The past 20 years have seen a global regulatory focus on reducing vehicle emissions, specifically for CO2, NOx, hydrocarbons and particulate matter initially outlined in the Kyoto Protocol. Across the EU, this is reflected in Regulation EC443/2009 and addendums and in the United States by the EPA in its Emission Standards for Light Duty Vehicles and Trucks. The threat of penalties for failing to achieve mandated emission limits in both domestic and export markets has led OEMs to focus research efforts on emissions reduction as an integral part of new model and platform development.
OEMs have adopted two distinct approaches to emissions reduction:
- Use of alternative energy sources including adoption of hybrid power technologies and development of electric vehicles (EV)
- Improvement of the fuel efficiency of vehicles to increase the distance travelled per litre/gallon of fuel
The commercial viability of both approaches depends among others on reducing vehicle weight to optimise the distance travelled per unit of fuel/power. The objective is to reduce emissions from petrol- or diesel-powered vehicles as well as to increase range per charge for electric-powered vehicles. According to Research by the Vehicle Technology Office (VTO) of the U.S. Department of Energy’s Office of Energy Efficiency and Renewable Energy (EERE), a 10% reduction in vehicle weight can result in a 6%-8% fuel economy improvement. Replacing cast iron and traditional steel components with lightweight materials such as high-strength steel, magnesium (Mg) alloys, aluminum (Al) alloys, carbon fiber and polymer composites can directly reduce the weight of a vehicle’s body and chassis by up to 50% and thereby reduce a vehicle’s fuel/power consumption.
While there is growing adoption of lightweight materials in road vehicles, vehicle lightweighting is not a simple case of replacing one material with another. OEMs are already taking into consideration lightweighting potential with each new model generation and materials are a key element of component and system design.
OEMs are now focused on anticipating future emission regulations by further exploiting lightweighting potential through designs and solutions that reduce or eliminate specific component applications and consequently the associated material consumption in these applications.
The above examples are a snapshot of multiple design factors that can be considered in response to emissions regulations and efforts to reduce vehicle weight and serve to illustrate the multiple influencers on material selection. In reality OEMs and suppliers are working on a component basis, resulting in multiple lightweighting options being selected for each vehicle.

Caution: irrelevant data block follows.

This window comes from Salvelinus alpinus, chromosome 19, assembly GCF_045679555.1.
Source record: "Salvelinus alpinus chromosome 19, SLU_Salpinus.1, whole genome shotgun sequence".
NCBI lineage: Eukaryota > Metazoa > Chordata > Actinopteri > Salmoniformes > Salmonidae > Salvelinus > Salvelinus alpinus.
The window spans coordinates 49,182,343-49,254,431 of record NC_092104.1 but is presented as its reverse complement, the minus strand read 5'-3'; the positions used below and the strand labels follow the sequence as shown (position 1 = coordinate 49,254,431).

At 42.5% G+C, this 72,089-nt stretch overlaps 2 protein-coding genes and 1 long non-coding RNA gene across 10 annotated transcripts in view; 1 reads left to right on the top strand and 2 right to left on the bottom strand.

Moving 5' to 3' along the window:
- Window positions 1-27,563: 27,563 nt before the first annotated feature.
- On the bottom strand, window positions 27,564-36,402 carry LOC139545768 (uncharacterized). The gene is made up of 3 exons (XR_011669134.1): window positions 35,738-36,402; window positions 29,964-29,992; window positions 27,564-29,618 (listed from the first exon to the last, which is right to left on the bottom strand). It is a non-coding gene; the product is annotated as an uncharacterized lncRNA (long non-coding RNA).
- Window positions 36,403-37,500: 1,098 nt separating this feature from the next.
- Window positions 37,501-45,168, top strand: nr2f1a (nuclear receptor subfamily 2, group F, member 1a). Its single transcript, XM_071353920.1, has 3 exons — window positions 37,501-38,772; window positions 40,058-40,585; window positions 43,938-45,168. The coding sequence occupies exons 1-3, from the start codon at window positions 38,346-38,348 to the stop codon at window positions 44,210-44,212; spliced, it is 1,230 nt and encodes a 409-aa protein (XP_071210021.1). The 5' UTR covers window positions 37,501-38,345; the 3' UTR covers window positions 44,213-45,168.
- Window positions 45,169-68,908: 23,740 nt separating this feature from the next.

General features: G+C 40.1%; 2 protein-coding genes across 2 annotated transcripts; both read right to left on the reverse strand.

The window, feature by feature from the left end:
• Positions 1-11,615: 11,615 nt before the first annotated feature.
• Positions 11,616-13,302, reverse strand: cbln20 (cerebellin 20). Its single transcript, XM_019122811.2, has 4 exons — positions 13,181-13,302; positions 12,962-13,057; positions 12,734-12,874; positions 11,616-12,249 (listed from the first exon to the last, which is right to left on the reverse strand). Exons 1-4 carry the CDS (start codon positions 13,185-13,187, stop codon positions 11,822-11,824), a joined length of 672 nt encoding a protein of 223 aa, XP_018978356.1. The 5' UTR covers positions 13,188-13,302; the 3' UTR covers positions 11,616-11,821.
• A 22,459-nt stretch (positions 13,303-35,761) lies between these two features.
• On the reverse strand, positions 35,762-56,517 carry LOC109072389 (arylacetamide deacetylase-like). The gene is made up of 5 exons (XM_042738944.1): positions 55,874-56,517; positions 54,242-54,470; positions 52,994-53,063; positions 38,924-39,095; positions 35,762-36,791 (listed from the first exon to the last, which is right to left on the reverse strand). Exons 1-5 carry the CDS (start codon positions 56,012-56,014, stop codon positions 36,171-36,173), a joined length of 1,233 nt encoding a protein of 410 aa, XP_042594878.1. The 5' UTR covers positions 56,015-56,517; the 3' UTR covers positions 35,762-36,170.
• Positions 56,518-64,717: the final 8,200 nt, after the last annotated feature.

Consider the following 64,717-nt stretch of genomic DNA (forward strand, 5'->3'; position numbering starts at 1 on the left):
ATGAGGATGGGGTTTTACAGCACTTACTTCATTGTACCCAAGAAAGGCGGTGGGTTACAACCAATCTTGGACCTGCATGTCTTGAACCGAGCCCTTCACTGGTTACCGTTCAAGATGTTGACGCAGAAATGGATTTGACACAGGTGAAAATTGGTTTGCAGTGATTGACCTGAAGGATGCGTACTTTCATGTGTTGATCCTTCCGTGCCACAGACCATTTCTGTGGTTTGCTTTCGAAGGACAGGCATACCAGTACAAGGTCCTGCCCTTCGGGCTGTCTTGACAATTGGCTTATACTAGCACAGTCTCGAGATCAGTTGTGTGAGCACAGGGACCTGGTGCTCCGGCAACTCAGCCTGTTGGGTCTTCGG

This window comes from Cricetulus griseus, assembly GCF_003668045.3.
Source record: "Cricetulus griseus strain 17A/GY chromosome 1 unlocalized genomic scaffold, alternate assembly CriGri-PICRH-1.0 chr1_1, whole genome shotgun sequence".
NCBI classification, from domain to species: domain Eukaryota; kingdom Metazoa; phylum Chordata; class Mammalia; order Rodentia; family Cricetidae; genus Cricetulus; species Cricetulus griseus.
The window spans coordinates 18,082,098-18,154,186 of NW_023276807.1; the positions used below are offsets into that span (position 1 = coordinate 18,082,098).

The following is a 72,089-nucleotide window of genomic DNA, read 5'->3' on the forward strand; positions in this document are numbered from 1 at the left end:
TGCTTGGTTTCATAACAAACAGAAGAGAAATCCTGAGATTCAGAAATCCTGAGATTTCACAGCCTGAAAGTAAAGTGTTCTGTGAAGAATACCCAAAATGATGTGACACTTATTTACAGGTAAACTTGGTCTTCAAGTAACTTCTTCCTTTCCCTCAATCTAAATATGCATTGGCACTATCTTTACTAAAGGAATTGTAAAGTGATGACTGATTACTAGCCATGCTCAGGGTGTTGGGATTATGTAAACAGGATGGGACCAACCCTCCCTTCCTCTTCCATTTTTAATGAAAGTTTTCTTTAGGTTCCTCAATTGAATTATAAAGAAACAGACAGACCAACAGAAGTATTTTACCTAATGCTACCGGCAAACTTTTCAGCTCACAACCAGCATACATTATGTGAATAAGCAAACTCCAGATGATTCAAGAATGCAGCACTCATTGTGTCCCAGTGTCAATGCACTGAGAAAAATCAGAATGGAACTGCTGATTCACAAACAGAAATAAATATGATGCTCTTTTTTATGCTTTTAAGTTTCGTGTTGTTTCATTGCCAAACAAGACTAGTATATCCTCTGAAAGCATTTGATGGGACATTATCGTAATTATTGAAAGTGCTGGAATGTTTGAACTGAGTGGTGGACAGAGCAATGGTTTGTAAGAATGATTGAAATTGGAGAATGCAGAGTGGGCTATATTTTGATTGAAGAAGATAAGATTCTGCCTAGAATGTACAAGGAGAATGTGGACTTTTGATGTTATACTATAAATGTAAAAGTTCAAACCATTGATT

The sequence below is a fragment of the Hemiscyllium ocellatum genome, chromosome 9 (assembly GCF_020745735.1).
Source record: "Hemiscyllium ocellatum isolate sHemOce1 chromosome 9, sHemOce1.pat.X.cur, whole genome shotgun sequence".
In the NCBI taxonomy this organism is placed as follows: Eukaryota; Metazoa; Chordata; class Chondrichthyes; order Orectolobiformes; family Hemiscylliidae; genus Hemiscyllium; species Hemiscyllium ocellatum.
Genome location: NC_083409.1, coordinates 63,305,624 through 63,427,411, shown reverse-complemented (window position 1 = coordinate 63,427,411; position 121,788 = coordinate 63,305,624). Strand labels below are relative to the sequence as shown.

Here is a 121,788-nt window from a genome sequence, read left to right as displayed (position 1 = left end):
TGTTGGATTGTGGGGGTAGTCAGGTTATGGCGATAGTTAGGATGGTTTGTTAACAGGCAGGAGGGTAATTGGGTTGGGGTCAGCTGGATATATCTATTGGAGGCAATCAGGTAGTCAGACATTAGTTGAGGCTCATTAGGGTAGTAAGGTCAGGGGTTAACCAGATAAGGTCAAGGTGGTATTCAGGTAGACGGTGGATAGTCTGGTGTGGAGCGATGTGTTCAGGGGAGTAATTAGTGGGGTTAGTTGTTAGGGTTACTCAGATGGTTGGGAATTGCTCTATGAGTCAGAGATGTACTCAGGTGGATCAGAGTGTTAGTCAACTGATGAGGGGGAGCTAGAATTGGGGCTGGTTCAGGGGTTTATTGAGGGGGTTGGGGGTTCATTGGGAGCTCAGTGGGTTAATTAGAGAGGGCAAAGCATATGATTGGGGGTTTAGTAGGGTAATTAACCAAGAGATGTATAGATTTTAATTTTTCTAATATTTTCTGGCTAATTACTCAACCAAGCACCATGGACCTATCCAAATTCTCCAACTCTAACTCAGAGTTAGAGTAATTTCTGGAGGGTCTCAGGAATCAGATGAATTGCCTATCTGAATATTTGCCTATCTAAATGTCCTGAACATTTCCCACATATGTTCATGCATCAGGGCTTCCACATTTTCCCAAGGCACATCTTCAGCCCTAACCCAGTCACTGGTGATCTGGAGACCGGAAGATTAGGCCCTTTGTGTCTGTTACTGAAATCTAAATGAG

There is both the risk (for current material suppliers) of material reduction in vehicles and the opportunity for both material substitution in existing applications and adoption in new applications. The drive towards lightweighting of vehicles while maintaining or even improving performance creates opportunities for penetration by lighter weight materials.
Case study – BMW i3
The BMW i3 was launched in Germany in May 2014 and was lauded as the first zero-emissions mass-produced passenger car by a mainstream automotive OEM. Aside from its electric powertrain, it was the first volume production vehicle featuring a lightweight carbon fiber-reinforced polymer body that could achieve a range of 130-160 km on a single charge (22 kWh battery under latest New European Driving Cycle (NEDC) conditions). In 2016, BMW launched its 2017 i3 model upgrade. It has retained its carbon fiber-reinforced polymer body but increased battery capacity to 33 kWh and incorporated a range extender option.
In 2016 BMW announced that by 2022 it expects most, if not all, of its passenger vehicles to be electric-powered with a range extender to maximize miles travelled on a single charge. The 2022 i3 model is already at the design stage. BMW is considering moving from carbon-fiber-reinforced composites to aluminum due to shortage of carbon fiber and its high price.
BMW is already working on designs for its complete range spectrum with specific focus on lightweighting. Composites are expected to maintain a position in the vehicle especially in structural areas such as roof pillars and sills supported by high-strength, thin-skin steel and cast/extruded aluminum in vehicle construction.
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